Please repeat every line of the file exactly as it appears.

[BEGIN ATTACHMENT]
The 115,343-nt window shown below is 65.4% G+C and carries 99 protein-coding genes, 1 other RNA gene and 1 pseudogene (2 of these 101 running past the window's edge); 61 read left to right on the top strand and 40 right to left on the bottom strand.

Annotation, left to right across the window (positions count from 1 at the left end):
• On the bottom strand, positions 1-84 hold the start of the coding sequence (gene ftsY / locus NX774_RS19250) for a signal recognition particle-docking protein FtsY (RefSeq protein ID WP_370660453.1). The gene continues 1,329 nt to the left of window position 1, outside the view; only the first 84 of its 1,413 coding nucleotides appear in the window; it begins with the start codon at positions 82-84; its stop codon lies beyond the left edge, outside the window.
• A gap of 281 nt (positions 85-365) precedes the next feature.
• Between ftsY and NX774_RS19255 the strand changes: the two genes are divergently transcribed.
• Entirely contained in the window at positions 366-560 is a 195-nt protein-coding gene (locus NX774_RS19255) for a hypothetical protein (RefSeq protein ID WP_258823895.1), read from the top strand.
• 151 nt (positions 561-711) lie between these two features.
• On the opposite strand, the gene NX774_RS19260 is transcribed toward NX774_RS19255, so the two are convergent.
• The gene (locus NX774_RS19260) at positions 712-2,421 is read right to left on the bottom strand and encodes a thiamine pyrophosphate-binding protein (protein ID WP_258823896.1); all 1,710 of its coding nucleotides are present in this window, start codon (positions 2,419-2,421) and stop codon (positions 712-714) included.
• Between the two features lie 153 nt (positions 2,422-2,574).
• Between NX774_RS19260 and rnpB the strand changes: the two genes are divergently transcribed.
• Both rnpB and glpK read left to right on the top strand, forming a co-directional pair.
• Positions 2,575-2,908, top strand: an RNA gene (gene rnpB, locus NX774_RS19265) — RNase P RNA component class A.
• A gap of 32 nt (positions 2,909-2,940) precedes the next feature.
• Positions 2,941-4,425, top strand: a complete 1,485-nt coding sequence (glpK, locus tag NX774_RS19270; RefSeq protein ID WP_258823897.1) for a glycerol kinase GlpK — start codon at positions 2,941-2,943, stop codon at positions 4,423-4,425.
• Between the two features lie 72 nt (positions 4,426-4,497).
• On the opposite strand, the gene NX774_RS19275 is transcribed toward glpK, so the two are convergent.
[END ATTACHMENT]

The 115,343-nt window shown below is 65.4% G+C and carries 99 protein-coding genes, 1 other RNA gene and 1 pseudogene (2 of these 101 running past the window's edge); 61 read left to right on the top strand and 40 right to left on the bottom strand.

Annotation, left to right across the window (positions count from 1 at the left end):
• On the bottom strand, positions 1-84 hold the start of the coding sequence (gene ftsY / locus NX774_RS19250) for a signal recognition particle-docking protein FtsY (RefSeq protein ID WP_370660453.1). The gene continues 1,329 nt to the left of window position 1, outside the view; only the first 84 of its 1,413 coding nucleotides appear in the window; it begins with the start codon at positions 82-84; its stop codon lies beyond the left edge, outside the window.
• A gap of 281 nt (positions 85-365) precedes the next feature.
• Between ftsY and NX774_RS19255 the strand changes: the two genes are divergently transcribed.
• Entirely contained in the window at positions 366-560 is a 195-nt protein-coding gene (locus NX774_RS19255) for a hypothetical protein (RefSeq protein ID WP_258823895.1), read from the top strand.
• 151 nt (positions 561-711) lie between these two features.
• On the opposite strand, the gene NX774_RS19260 is transcribed toward NX774_RS19255, so the two are convergent.
• The gene (locus NX774_RS19260) at positions 712-2,421 is read right to left on the bottom strand and encodes a thiamine pyrophosphate-binding protein (protein ID WP_258823896.1); all 1,710 of its coding nucleotides are present in this window, start codon (positions 2,419-2,421) and stop codon (positions 712-714) included.
• Between the two features lie 153 nt (positions 2,422-2,574).
• Between NX774_RS19260 and rnpB the strand changes: the two genes are divergently transcribed.
• Both rnpB and glpK read left to right on the top strand, forming a co-directional pair.
• Positions 2,575-2,908, top strand: an RNA gene (gene rnpB, locus NX774_RS19265) — RNase P RNA component class A.
• A gap of 32 nt (positions 2,909-2,940) precedes the next feature.
• Positions 2,941-4,425, top strand: a complete 1,485-nt coding sequence (glpK, locus tag NX774_RS19270; RefSeq protein ID WP_258823897.1) for a glycerol kinase GlpK — start codon at positions 2,941-2,943, stop codon at positions 4,423-4,425.
• Between the two features lie 72 nt (positions 4,426-4,497).
• On the opposite strand, the gene NX774_RS19275 is transcribed toward glpK, so the two are convergent.